Nkisi, also referred to as nkishi (pl. minkisi / mankishi / zinkisi) is the general name for an object (wooden figures, clay pots, gourds or bundles) containing an empowering spirit(s). An object only becomes an nkisi when it is filled with medicines (bilongo) and a spirit resides within the object. The spirits residing in minkisi can include ancestors (bakulu), local spirits (bisimbi bankita) or ghosts (minkuyu).
Banganga (meaning diviners; literally 'masters / priests of minkisi') defend community members against illness, witchcraft, infertility, and can even provide success in specific pursuits like hunting, by leveraging minkisi figures. They however can also be used for evil; clients may turn to an nganga for an nkisi that aids in the misfortune, sickness and death of his neighbours, foes and relatives.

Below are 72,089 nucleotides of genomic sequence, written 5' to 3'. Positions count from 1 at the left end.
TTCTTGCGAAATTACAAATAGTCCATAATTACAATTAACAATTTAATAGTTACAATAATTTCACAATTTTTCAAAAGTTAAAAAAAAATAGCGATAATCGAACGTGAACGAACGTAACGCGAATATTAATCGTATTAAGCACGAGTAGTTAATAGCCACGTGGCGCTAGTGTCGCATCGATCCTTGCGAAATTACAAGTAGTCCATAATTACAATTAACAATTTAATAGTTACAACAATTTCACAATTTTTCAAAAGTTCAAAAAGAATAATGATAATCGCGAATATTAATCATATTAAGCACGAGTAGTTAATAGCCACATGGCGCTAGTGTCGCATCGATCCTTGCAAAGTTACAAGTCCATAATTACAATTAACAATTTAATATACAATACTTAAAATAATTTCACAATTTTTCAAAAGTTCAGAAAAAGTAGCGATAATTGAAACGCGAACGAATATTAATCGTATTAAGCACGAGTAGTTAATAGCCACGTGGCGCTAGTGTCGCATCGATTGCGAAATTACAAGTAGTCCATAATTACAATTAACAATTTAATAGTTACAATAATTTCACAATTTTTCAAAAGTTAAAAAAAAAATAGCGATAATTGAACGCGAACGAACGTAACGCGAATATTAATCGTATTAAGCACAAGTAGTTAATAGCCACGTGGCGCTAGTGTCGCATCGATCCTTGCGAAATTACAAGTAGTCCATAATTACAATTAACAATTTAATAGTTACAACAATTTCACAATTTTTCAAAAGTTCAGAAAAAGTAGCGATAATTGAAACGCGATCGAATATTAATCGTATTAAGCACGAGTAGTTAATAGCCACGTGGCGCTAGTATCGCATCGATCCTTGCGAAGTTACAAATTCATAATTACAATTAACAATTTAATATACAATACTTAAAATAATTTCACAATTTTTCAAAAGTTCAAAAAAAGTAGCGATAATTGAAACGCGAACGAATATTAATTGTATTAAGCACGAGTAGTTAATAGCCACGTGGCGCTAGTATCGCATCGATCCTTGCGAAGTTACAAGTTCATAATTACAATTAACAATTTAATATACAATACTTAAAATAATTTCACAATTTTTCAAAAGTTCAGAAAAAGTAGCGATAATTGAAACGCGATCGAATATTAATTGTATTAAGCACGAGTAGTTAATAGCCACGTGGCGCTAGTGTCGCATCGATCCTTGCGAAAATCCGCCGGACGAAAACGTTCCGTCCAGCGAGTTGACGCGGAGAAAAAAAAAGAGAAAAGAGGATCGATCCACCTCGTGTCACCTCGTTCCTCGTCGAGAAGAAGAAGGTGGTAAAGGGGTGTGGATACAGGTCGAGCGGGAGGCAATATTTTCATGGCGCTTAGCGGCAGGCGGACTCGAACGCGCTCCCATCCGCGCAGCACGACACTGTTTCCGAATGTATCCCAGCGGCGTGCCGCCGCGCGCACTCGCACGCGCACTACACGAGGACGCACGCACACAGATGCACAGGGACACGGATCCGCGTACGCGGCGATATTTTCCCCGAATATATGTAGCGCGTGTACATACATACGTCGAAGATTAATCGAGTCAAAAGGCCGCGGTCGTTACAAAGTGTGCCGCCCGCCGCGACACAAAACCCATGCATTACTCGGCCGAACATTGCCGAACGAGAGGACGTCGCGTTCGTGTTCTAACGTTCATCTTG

A type of nkisi object is the mbumba (meaning 'grave', 'medicine ball', or 'trap'), used by an nganga diviner to provide protection for a family, control rain, and cure illnesses. Mbumba minkisi are also used to identify evil witches during the ceremony called liboka.
NOTE: See the National Museum of African Art video of the X-ray of a mbumba nkisi HERE.
Common features among all nkisi objects:
Sub-type variations (Mbumba 'grave' power object):